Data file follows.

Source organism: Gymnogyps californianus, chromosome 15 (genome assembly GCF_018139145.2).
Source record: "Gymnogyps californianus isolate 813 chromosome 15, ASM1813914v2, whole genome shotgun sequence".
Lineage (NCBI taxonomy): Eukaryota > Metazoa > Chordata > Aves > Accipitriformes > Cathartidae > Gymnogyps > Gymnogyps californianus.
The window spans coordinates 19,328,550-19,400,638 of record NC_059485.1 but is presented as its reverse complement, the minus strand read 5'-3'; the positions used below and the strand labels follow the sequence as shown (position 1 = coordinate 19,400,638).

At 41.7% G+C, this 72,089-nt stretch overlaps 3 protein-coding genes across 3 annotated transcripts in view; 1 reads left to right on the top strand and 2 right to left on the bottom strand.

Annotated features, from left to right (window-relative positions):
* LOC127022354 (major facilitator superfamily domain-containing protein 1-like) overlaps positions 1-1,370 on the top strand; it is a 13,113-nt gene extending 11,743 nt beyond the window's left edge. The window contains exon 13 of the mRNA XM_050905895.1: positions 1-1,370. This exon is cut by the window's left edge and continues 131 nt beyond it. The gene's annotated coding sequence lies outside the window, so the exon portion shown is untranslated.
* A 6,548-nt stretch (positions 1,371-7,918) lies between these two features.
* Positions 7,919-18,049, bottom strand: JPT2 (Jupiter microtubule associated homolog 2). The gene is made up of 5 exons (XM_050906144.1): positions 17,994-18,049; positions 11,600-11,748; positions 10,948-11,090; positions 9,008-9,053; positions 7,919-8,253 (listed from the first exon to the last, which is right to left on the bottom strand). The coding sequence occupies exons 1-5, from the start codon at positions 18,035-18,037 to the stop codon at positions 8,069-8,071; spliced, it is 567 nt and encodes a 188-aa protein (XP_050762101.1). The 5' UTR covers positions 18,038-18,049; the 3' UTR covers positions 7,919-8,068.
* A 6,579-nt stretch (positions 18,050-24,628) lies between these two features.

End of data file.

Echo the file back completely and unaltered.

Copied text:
Source organism: Gymnogyps californianus, chromosome 15 (genome assembly GCF_018139145.2).
Source record: "Gymnogyps californianus isolate 813 chromosome 15, ASM1813914v2, whole genome shotgun sequence".
Lineage (NCBI taxonomy): Eukaryota > Metazoa > Chordata > Aves > Accipitriformes > Cathartidae > Gymnogyps > Gymnogyps californianus.
The window spans coordinates 19,328,550-19,400,638 of record NC_059485.1 but is presented as its reverse complement, the minus strand read 5'-3'; the positions used below and the strand labels follow the sequence as shown (position 1 = coordinate 19,400,638).

At 41.7% G+C, this 72,089-nt stretch overlaps 3 protein-coding genes across 3 annotated transcripts in view; 1 reads left to right on the top strand and 2 right to left on the bottom strand.

Annotated features, from left to right (window-relative positions):
* LOC127022354 (major facilitator superfamily domain-containing protein 1-like) overlaps positions 1-1,370 on the top strand; it is a 13,113-nt gene extending 11,743 nt beyond the window's left edge. The window contains exon 13 of the mRNA XM_050905895.1: positions 1-1,370. This exon is cut by the window's left edge and continues 131 nt beyond it. The gene's annotated coding sequence lies outside the window, so the exon portion shown is untranslated.
* A 6,548-nt stretch (positions 1,371-7,918) lies between these two features.
* Positions 7,919-18,049, bottom strand: JPT2 (Jupiter microtubule associated homolog 2). The gene is made up of 5 exons (XM_050906144.1): positions 17,994-18,049; positions 11,600-11,748; positions 10,948-11,090; positions 9,008-9,053; positions 7,919-8,253 (listed from the first exon to the last, which is right to left on the bottom strand). The coding sequence occupies exons 1-5, from the start codon at positions 18,035-18,037 to the stop codon at positions 8,069-8,071; spliced, it is 567 nt and encodes a 188-aa protein (XP_050762101.1). The 5' UTR covers positions 18,038-18,049; the 3' UTR covers positions 7,919-8,068.
* A 6,579-nt stretch (positions 18,050-24,628) lies between these two features.